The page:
Perforated jejunal diverticulum: a case report
An 88‐year‐old man presented to the emergency department with a 12‐h history of left‐sided abdominal pain. He had associated nausea with a normal bowel movement that morning. He had an endoluminal repair of an abdominal aortic aneurysm several years ago and had undergone a total knee replacement just 2 weeks prior to this presentation and denied taking any non‐steroidal anti‐inflammatory medications. He denied any other surgical history and was known to have diverticular disease of the colon, diagnosed on colonoscopy 2 years prior. A mild elevation in his white cell count and C‐reactive protein was seen. Physical examination revealed localized peritonitis to the left side of the abdomen. A plain erect chest and abdominal X‐ray showed faecal loading within the colon with free gas under the right hemi‐diaphragm. Vital signs were stable and the patient remained afebrile. A CT scan of his abdomen (Fig. 1) showed a thickened loop of small bowel adherent to the descending colon with free gas under the diaphragm. There seemed to be a perforation in the proximal jejunum showing signs of inflammation. The patient underwent a laparotomy, which showed multiple diverticulae located at the jejunum on the mesenteric border with a 1‐cm perforation (Fig. 2). He underwent a segmental resection of this perforation with a primary anastomosis. He recovered well post‐operatively and was discharged home on day 4.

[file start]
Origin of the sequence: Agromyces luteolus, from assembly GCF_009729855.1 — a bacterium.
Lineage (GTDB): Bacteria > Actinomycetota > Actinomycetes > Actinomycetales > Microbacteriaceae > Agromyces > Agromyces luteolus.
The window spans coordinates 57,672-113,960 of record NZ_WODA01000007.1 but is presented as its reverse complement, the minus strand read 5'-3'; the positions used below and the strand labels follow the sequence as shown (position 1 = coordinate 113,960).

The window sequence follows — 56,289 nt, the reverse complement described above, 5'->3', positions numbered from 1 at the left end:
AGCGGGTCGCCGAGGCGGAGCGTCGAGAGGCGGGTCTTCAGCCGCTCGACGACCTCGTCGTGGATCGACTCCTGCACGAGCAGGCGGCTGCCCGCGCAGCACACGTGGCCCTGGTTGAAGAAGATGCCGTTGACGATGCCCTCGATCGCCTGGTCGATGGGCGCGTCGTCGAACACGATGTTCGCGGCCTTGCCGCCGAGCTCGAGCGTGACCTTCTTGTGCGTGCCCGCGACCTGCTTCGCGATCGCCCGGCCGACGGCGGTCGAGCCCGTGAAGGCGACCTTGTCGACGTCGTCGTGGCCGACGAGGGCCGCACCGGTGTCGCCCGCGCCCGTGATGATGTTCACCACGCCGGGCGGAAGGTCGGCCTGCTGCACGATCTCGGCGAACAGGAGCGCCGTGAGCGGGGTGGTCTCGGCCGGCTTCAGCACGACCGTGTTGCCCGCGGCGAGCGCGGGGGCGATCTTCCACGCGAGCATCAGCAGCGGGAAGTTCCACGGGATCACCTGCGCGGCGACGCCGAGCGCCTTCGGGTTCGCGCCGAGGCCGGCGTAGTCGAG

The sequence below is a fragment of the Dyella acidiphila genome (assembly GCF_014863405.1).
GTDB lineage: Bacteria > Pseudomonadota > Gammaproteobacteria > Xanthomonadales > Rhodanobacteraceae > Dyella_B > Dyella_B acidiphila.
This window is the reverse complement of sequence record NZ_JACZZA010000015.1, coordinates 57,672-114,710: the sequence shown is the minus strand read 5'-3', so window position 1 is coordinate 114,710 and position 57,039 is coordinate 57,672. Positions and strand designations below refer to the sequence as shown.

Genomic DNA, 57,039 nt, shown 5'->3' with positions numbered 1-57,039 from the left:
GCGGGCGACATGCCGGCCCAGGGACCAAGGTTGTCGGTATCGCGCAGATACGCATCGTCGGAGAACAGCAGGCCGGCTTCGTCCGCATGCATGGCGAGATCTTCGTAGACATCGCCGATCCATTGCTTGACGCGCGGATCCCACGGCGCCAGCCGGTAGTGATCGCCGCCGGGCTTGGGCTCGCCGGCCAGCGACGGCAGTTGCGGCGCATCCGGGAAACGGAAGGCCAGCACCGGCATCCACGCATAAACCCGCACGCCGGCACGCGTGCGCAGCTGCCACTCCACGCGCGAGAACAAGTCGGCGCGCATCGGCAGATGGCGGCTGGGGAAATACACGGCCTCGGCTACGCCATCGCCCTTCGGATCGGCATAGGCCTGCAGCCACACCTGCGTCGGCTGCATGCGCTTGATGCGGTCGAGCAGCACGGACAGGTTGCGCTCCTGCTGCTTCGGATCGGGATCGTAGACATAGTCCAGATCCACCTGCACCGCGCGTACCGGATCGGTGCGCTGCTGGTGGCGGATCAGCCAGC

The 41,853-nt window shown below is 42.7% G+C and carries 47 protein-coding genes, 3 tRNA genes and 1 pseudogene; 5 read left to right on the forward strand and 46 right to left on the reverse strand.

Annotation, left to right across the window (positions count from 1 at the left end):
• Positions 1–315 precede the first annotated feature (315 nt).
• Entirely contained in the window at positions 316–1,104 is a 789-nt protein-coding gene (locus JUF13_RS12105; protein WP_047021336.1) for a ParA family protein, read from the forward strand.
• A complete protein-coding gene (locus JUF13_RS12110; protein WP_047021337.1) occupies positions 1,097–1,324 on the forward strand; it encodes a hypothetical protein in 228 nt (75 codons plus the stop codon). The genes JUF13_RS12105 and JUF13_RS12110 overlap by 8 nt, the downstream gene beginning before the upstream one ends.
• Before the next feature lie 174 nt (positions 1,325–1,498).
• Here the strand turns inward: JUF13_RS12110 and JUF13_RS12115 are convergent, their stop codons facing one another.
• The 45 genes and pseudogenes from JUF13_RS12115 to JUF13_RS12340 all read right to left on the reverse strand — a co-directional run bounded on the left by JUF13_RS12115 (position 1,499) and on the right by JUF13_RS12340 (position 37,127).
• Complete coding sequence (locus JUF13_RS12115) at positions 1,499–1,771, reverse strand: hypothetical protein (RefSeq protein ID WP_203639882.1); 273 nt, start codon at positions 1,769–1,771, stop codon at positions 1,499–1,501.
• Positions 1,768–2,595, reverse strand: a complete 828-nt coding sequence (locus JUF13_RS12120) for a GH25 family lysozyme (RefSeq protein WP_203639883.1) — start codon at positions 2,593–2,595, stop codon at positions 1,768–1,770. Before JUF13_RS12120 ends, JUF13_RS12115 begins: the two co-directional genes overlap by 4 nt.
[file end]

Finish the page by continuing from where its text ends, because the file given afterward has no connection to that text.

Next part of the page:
JD are the least commonly occurring type of small bowel diverticulosis. JD are most commonly seen in the proximal jejunum (75%) followed by the distal jejunum (20%) and the ileum (5%).3 These pseudodiverticulae are of the pulsion type and occur because of a combination of increased small bowel intraluminal pressure and bowel wall weakness.5 It is an acquired condition seen in the elderly population, where the clinical diagnosis may be difficult as the patient can present with non‐specific symptoms such as chronic abdominal pain or bloating. Bacterial overgrowth in the JD because of faecal stasis can result in diarrhoea and malabsorption in up to 10% of the cases.6 A rare case of a large faecolith originating from a jejunal diverticulum leading to small bowel obstruction has also been recently published.7 Any patient with known JD presenting with localized peritonitis should evoke a high suspicion of a perforation of the JD. Laparotomy or laparoscopy may be used to manage the perforation. Stable patients with a perforated JD with localized peritonitis have been shown to benefit from conservative management only. This is achieved with a CT‐guided drainage of the abscess cavity along with intravenous antibiotics, without need for any further surgical intervention. These patients may have an earlier recovery as compared with the patient undergoing a laparotomy and/or small bowel resection.